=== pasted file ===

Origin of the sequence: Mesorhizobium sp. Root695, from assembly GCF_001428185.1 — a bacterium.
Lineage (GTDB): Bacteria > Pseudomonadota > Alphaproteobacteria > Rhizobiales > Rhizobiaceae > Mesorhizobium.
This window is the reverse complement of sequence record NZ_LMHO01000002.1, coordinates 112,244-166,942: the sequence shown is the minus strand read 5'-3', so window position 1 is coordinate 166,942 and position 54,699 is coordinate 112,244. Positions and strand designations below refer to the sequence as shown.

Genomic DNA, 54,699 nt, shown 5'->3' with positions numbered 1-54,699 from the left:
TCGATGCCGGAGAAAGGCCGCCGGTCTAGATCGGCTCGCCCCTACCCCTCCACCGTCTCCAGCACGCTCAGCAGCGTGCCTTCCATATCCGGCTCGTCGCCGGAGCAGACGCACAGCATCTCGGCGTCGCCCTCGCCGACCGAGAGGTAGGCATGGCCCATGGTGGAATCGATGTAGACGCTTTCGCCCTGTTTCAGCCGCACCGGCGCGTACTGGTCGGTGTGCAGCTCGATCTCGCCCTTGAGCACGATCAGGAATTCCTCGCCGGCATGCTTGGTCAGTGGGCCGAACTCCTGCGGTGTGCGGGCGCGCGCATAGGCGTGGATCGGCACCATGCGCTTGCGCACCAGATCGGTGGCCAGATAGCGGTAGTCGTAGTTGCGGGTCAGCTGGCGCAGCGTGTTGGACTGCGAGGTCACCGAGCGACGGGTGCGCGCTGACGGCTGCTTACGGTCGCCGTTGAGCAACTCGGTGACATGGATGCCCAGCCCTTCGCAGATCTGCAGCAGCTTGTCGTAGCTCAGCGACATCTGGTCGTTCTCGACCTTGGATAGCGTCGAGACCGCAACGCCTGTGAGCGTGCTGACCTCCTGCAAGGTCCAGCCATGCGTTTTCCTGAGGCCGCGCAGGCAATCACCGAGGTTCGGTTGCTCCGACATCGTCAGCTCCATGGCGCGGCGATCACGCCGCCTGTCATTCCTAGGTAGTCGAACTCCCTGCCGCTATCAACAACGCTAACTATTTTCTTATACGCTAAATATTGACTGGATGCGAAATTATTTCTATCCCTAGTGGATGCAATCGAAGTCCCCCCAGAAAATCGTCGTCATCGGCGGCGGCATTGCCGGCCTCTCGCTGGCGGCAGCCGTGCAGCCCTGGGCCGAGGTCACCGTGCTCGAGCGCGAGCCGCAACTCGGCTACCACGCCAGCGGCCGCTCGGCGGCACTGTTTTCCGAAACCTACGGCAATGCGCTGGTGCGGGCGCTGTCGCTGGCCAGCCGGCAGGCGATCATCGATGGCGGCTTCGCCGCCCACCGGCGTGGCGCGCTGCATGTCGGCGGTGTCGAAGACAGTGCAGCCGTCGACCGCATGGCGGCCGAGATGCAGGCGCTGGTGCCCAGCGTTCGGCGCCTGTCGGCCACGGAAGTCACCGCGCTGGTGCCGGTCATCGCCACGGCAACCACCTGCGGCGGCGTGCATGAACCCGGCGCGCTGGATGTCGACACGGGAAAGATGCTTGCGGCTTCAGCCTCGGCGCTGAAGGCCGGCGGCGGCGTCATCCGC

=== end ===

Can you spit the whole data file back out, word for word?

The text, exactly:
Origin of the sequence: Mesorhizobium sp. Root695, from assembly GCF_001428185.1 — a bacterium.
Lineage (GTDB): Bacteria > Pseudomonadota > Alphaproteobacteria > Rhizobiales > Rhizobiaceae > Mesorhizobium.
This window is the reverse complement of sequence record NZ_LMHO01000002.1, coordinates 112,244-166,942: the sequence shown is the minus strand read 5'-3', so window position 1 is coordinate 166,942 and position 54,699 is coordinate 112,244. Positions and strand designations below refer to the sequence as shown.

Genomic DNA, 54,699 nt, shown 5'->3' with positions numbered 1-54,699 from the left:
TCGATGCCGGAGAAAGGCCGCCGGTCTAGATCGGCTCGCCCCTACCCCTCCACCGTCTCCAGCACGCTCAGCAGCGTGCCTTCCATATCCGGCTCGTCGCCGGAGCAGACGCACAGCATCTCGGCGTCGCCCTCGCCGACCGAGAGGTAGGCATGGCCCATGGTGGAATCGATGTAGACGCTTTCGCCCTGTTTCAGCCGCACCGGCGCGTACTGGTCGGTGTGCAGCTCGATCTCGCCCTTGAGCACGATCAGGAATTCCTCGCCGGCATGCTTGGTCAGTGGGCCGAACTCCTGCGGTGTGCGGGCGCGCGCATAGGCGTGGATCGGCACCATGCGCTTGCGCACCAGATCGGTGGCCAGATAGCGGTAGTCGTAGTTGCGGGTCAGCTGGCGCAGCGTGTTGGACTGCGAGGTCACCGAGCGACGGGTGCGCGCTGACGGCTGCTTACGGTCGCCGTTGAGCAACTCGGTGACATGGATGCCCAGCCCTTCGCAGATCTGCAGCAGCTTGTCGTAGCTCAGCGACATCTGGTCGTTCTCGACCTTGGATAGCGTCGAGACCGCAACGCCTGTGAGCGTGCTGACCTCCTGCAAGGTCCAGCCATGCGTTTTCCTGAGGCCGCGCAGGCAATCACCGAGGTTCGGTTGCTCCGACATCGTCAGCTCCATGGCGCGGCGATCACGCCGCCTGTCATTCCTAGGTAGTCGAACTCCCTGCCGCTATCAACAACGCTAACTATTTTCTTATACGCTAAATATTGACTGGATGCGAAATTATTTCTATCCCTAGTGGATGCAATCGAAGTCCCCCCAGAAAATCGTCGTCATCGGCGGCGGCATTGCCGGCCTCTCGCTGGCGGCAGCCGTGCAGCCCTGGGCCGAGGTCACCGTGCTCGAGCGCGAGCCGCAACTCGGCTACCACGCCAGCGGCCGCTCGGCGGCACTGTTTTCCGAAACCTACGGCAATGCGCTGGTGCGGGCGCTGTCGCTGGCCAGCCGGCAGGCGATCATCGATGGCGGCTTCGCCGCCCACCGGCGTGGCGCGCTGCATGTCGGCGGTGTCGAAGACAGTGCAGCCGTCGACCGCATGGCGGCCGAGATGCAGGCGCTGGTGCCCAGCGTTCGGCGCCTGTCGGCCACGGAAGTCACCGCGCTGGTGCCGGTCATCGCCACGGCAACCACCTGCGGCGGCGTGCATGAACCCGGCGCGCTGGATGTCGACACGGGAAAGATGCTTGCGGCTTCAGCCTCGGCGCTGAAGGCCGGCGGCGGCGTCATCCGC